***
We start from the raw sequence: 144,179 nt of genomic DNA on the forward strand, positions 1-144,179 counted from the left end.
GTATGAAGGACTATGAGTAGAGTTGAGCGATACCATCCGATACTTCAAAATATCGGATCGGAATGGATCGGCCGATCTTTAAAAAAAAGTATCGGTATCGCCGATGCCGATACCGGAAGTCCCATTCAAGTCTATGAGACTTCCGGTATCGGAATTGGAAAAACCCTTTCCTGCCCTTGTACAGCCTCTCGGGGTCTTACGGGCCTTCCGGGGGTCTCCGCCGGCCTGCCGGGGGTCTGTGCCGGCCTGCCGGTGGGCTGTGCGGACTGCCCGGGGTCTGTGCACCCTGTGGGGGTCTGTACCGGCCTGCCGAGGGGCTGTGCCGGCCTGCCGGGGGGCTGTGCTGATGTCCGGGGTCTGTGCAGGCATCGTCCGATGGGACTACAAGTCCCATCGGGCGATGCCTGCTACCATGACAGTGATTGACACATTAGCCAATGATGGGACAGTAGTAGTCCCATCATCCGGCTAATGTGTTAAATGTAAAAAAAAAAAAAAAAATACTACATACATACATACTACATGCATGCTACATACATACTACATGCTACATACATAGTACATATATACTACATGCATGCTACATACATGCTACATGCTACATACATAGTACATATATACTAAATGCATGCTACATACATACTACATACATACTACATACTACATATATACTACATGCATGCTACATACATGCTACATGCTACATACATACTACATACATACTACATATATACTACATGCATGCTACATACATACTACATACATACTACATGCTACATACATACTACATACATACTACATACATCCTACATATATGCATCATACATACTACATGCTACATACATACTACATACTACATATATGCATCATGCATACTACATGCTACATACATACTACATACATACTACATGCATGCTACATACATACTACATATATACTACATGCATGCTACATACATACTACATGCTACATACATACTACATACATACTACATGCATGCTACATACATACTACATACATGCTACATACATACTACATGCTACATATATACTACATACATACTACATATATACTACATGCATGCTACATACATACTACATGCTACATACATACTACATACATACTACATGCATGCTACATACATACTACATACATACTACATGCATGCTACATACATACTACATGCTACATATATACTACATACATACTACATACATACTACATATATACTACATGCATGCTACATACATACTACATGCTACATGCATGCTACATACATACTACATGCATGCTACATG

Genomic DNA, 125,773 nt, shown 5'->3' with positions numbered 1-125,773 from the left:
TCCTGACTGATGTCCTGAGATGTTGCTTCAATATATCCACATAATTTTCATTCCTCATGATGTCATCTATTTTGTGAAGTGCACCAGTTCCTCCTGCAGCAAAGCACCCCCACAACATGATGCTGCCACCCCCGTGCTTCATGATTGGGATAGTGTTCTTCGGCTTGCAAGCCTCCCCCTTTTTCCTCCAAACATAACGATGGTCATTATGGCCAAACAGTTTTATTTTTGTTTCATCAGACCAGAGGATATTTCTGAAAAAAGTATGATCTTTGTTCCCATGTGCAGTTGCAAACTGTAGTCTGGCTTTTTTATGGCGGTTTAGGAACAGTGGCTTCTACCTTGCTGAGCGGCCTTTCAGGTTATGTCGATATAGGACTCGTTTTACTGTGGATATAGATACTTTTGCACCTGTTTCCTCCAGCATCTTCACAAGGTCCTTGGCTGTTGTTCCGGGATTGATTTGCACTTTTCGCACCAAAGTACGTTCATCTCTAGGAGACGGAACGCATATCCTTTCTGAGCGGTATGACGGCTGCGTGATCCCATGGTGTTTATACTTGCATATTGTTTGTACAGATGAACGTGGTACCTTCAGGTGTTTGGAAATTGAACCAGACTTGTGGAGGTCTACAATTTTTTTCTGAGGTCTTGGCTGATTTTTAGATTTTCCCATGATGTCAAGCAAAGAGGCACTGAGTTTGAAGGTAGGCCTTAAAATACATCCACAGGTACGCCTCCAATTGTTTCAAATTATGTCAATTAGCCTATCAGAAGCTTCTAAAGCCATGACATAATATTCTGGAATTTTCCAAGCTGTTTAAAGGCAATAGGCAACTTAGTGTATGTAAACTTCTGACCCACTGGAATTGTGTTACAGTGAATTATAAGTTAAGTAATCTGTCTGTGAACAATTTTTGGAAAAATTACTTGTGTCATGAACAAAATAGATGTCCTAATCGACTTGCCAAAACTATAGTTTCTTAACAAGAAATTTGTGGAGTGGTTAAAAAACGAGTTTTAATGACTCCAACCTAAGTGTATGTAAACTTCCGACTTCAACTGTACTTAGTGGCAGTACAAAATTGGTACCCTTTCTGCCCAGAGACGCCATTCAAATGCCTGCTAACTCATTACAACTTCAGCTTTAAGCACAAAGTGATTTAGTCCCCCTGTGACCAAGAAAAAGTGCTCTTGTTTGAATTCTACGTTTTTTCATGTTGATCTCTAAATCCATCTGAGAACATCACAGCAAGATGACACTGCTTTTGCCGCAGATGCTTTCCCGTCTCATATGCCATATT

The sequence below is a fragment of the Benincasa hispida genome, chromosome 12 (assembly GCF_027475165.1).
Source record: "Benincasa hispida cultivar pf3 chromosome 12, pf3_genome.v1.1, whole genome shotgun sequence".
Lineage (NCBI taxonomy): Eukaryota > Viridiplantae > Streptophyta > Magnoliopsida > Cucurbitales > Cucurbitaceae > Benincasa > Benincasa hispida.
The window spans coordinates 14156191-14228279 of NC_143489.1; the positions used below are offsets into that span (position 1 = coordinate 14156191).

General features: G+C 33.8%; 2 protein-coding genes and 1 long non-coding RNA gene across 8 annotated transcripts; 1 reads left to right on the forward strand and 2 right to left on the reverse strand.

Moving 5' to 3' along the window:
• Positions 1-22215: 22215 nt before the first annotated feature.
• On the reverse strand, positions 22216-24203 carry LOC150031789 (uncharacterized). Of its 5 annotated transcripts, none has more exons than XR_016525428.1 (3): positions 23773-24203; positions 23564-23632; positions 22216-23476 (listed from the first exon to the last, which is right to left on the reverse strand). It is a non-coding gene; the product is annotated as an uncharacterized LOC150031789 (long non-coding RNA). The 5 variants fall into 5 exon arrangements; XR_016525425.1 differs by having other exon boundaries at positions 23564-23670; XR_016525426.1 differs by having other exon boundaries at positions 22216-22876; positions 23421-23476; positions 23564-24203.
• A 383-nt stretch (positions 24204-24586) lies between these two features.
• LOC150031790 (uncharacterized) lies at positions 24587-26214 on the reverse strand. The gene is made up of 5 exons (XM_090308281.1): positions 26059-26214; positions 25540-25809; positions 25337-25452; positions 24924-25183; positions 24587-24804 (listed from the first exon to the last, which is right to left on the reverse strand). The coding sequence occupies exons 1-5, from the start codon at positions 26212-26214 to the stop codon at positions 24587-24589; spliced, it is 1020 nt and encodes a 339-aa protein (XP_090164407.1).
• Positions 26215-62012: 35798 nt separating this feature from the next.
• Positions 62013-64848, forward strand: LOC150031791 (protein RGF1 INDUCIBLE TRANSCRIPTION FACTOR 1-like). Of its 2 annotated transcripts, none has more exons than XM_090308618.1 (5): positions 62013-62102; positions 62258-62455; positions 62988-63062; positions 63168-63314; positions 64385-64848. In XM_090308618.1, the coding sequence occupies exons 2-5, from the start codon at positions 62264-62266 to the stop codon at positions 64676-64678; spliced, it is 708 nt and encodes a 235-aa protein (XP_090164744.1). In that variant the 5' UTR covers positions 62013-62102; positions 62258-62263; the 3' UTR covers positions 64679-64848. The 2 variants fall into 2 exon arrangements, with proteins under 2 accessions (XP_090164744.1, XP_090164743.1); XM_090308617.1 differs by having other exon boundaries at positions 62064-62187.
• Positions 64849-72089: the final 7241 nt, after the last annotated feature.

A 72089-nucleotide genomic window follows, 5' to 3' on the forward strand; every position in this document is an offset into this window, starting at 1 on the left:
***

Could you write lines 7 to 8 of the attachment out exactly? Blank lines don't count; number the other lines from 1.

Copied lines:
Lineage (NCBI taxonomy): Eukaryota > Viridiplantae > Streptophyta > Magnoliopsida > Cucurbitales > Cucurbitaceae > Benincasa > Benincasa hispida.
The window spans coordinates 14156191-14228279 of NC_143489.1; the positions used below are offsets into that span (position 1 = coordinate 14156191).